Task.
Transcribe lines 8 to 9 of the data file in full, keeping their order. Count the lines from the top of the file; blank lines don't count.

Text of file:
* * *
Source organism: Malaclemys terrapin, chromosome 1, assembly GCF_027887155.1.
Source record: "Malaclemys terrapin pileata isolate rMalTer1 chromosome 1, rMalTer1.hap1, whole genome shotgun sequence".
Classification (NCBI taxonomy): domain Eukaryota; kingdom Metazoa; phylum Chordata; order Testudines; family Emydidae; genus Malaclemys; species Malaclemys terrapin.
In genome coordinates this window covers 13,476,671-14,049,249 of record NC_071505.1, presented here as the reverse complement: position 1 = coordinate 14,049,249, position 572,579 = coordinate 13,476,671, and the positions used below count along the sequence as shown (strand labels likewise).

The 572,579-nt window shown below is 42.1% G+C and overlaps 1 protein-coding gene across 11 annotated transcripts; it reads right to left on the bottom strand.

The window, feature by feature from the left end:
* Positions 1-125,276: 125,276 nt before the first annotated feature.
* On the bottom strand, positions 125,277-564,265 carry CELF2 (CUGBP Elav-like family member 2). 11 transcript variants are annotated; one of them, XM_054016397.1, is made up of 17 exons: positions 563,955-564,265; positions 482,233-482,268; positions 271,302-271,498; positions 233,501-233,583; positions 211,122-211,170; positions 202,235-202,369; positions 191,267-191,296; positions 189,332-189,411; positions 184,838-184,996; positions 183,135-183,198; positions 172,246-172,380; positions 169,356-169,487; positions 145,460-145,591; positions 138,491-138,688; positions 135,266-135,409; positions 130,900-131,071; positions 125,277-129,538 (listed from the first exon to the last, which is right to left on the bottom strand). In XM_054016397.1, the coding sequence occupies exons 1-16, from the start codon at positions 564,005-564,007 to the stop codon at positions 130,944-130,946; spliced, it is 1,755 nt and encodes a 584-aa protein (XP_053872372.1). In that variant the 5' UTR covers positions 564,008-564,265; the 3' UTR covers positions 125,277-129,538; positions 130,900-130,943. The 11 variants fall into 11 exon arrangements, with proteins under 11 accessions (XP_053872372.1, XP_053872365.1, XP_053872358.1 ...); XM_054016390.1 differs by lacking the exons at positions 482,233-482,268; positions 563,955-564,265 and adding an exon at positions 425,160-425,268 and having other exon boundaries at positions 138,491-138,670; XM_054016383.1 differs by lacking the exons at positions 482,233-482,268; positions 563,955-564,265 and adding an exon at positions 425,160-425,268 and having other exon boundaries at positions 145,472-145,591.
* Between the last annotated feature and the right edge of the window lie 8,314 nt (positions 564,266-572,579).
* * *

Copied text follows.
* On the bottom strand, positions 125,277-564,265 carry CELF2 (CUGBP Elav-like family member 2). 11 transcript variants are annotated; one of them, XM_054016397.1, is made up of 17 exons: positions 563,955-564,265; positions 482,233-482,268; positions 271,302-271,498; positions 233,501-233,583; positions 211,122-211,170; positions 202,235-202,369; positions 191,267-191,296; positions 189,332-189,411; positions 184,838-184,996; positions 183,135-183,198; positions 172,246-172,380; positions 169,356-169,487; positions 145,460-145,591; positions 138,491-138,688; positions 135,266-135,409; positions 130,900-131,071; positions 125,277-129,538 (listed from the first exon to the last, which is right to left on the bottom strand). In XM_054016397.1, the coding sequence occupies exons 1-16, from the start codon at positions 564,005-564,007 to the stop codon at positions 130,944-130,946; spliced, it is 1,755 nt and encodes a 584-aa protein (XP_053872372.1). In that variant the 5' UTR covers positions 564,008-564,265; the 3' UTR covers positions 125,277-129,538; positions 130,900-130,943. The 11 variants fall into 11 exon arrangements, with proteins under 11 accessions (XP_053872372.1, XP_053872365.1, XP_053872358.1 ...); XM_054016390.1 differs by lacking the exons at positions 482,233-482,268; positions 563,955-564,265 and adding an exon at positions 425,160-425,268 and having other exon boundaries at positions 138,491-138,670; XM_054016383.1 differs by lacking the exons at positions 482,233-482,268; positions 563,955-564,265 and adding an exon at positions 425,160-425,268 and having other exon boundaries at positions 145,472-145,591.
* Between the last annotated feature and the right edge of the window lie 8,314 nt (positions 564,266-572,579).